Collaboration between the Univ. of Maryland (Geology), NASA GSFC, and other strategic partners have enabled the following development programs that promise to redefine our understanding of the Solar System:
AROMA: Advanced Resolution Organic Molecule Analyzer for complete organic characterization
By leveraging a heritage linear ion trap mass analyzer, the AROMA instrument reproduces the functionality of the MOMA flight instrument (on the ExoMars rover), but with an extended mass range (up to 2000 Da) and more capable laser (higher energy plus precision attenuation). Equipped with an Orbitrap analyzer adapted for spaceflight, referred to as the CosmOrbitrap by the consortium of French laboratories responsible for its development, the AROMA instrument delivers higher mass resolution and accuracy than any instrument previously flown to date (e.g., the ROSINA time-of-flight mass spectrometer on the Rosetta spacecraft) or baselined for future missions (e.g., MASPEX on the Europa Clipper mission). A breadboard of the system has been built and is currently being tested through the NASA ROSES PICASSO Program.
CosmOrbitrap: An ultrahigh resolution mass analyzer adapted for spaceflight by a consortium of french laboratories and thermo scientific
Laser desorption/ablation mass spectrometry, as empowered by the CosmOrbitrap mass analyzer and a pulsed UV laser system, enables the characterization of: mineralogical constitution and inorganic elemental composition of geological samples derived from potentially habitable planetary environments; and, the distributions, abundances, and diversity of organic compounds embedded in surface and subsurface planetary materials. The CosmOrbitrap prototype instrument in Orléans, France has been shown to detect amino acids and other prebiotic molecules down to pmol-level concentrations while maintaining 3 ppm (or better) mass accuracy, m/Δm > 100,000 (FWHM) mass resolution at m/z 100, and <1% (2σ) isotopic precision.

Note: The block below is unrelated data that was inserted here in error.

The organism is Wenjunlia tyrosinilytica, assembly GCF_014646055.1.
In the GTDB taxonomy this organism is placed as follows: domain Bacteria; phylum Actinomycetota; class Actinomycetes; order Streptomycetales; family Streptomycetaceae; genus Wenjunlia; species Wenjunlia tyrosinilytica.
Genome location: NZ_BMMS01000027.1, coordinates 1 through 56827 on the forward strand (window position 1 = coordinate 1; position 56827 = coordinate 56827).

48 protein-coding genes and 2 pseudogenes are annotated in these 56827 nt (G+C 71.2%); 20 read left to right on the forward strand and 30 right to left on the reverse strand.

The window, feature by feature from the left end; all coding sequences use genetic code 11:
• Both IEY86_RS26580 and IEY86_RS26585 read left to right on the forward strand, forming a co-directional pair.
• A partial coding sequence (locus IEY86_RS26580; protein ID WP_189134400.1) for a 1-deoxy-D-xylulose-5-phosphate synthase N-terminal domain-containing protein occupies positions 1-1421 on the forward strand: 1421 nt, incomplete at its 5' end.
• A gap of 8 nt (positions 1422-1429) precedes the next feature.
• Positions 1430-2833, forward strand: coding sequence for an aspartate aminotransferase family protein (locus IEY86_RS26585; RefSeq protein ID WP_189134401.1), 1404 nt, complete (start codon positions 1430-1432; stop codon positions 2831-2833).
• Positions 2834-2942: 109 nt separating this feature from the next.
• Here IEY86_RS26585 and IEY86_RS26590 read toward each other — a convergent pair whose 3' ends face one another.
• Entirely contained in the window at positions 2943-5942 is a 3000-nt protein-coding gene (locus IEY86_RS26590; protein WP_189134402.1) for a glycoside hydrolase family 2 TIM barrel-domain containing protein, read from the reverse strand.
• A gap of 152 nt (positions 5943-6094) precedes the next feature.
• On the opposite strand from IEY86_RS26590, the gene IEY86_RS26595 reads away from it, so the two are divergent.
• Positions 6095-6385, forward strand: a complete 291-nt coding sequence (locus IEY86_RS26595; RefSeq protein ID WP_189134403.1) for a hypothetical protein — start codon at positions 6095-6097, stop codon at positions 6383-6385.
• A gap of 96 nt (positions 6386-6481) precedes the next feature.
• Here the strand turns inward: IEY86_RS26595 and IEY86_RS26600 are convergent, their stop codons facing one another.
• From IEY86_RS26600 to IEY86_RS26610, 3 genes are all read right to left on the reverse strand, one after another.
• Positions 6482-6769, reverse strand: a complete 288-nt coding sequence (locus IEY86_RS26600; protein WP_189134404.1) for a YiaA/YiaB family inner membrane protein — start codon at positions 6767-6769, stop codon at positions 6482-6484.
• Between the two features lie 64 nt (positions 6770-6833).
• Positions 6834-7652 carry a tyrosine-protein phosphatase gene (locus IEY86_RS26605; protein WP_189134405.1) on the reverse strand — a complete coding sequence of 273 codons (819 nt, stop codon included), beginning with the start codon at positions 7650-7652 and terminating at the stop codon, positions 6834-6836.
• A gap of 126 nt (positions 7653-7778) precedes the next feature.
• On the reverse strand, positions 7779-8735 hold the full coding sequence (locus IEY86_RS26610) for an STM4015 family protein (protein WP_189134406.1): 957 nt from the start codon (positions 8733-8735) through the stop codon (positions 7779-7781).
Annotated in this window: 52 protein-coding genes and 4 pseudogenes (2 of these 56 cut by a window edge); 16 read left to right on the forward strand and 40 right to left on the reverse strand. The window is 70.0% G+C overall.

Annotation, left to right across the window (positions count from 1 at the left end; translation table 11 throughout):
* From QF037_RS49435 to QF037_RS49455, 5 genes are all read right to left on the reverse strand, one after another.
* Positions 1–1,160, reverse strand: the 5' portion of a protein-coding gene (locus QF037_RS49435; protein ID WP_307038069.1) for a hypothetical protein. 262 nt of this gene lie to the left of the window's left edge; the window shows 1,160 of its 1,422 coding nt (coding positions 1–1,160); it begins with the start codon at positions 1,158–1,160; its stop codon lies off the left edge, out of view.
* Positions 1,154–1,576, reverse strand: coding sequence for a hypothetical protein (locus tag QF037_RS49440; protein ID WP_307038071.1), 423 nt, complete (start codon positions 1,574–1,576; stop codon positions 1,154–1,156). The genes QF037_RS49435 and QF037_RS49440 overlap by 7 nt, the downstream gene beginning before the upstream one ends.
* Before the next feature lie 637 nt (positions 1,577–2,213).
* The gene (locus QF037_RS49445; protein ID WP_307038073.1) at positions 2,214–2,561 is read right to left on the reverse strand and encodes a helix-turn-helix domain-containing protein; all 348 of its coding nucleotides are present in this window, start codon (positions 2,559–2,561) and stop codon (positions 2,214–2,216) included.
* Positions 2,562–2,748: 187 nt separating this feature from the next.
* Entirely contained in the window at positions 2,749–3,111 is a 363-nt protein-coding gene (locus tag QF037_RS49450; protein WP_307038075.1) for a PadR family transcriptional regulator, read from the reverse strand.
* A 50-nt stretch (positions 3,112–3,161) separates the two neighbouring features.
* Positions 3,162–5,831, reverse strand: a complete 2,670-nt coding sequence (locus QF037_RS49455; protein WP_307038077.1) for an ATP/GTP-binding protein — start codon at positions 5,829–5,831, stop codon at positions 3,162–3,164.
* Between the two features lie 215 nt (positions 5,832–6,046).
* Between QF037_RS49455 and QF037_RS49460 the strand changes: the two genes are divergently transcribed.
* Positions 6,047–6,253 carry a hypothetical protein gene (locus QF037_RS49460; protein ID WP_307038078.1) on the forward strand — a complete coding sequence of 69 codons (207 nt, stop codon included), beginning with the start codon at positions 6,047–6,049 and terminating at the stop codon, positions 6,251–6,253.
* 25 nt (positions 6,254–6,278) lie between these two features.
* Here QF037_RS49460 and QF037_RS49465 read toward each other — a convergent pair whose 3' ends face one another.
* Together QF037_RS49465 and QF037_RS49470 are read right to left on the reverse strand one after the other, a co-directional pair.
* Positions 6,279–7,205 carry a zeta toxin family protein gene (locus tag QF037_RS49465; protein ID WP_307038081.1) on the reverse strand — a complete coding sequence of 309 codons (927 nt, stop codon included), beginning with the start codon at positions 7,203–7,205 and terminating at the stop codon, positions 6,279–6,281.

A miniaturized ICPMS: for the geochemical exploration of planetary surfaces in situ
Traditional modes of in situ chemical analysis available for planetary exploration, such as
evolved gas analysis (EGA; e.g., SAM), laser desorption mass spectrometry (LDMS; e.g., MOMA), and laser-induced breakdown spectroscopy (LIBS; e.g., SuperCam), can measure major element abundances to high precision, but are challenged to meet the limits-of-detection required to accurately quantify trace element concentrations. We are in process of developing a miniaturized ICPMS through the NASA ROSES PICASSO Program that integrates: 1) an innovative, low-power, and self-sustaining Ar plasma source that operates at sub-atmospheric pressures; and, 2) a legacy quadrupole mass spectrometer (QMS) based on the compact heritage design of the Pioneer Venus ONMS.
Femtosecond Laser Ablation ICPMS: Attenuation of laser induced elemental fractionation for the most precise and accuract measurements
Laser systems that generate nanosecond (1E-9 s) pulses have served as benchmarks for laser desorption and ablation mass spectrometry techniques for decades. However, ns laser pulses irradiate the sample several orders-of-magnitude longer than the phonon relaxation rates of most geological materials, resulting in excessive heating of mineral lattices and leading to: shock waves; plasma formation; sample melting/vaporization; and ultimately, laser induced elemental fractionation (LIEF). Femtosecond (1E-15 s) laser pulses, on the other hand, irradiate the sample on shorter time scales than heat can be conducted in the mineral lattice, leading to electronic excitation and ionization, and suppression of LIEF.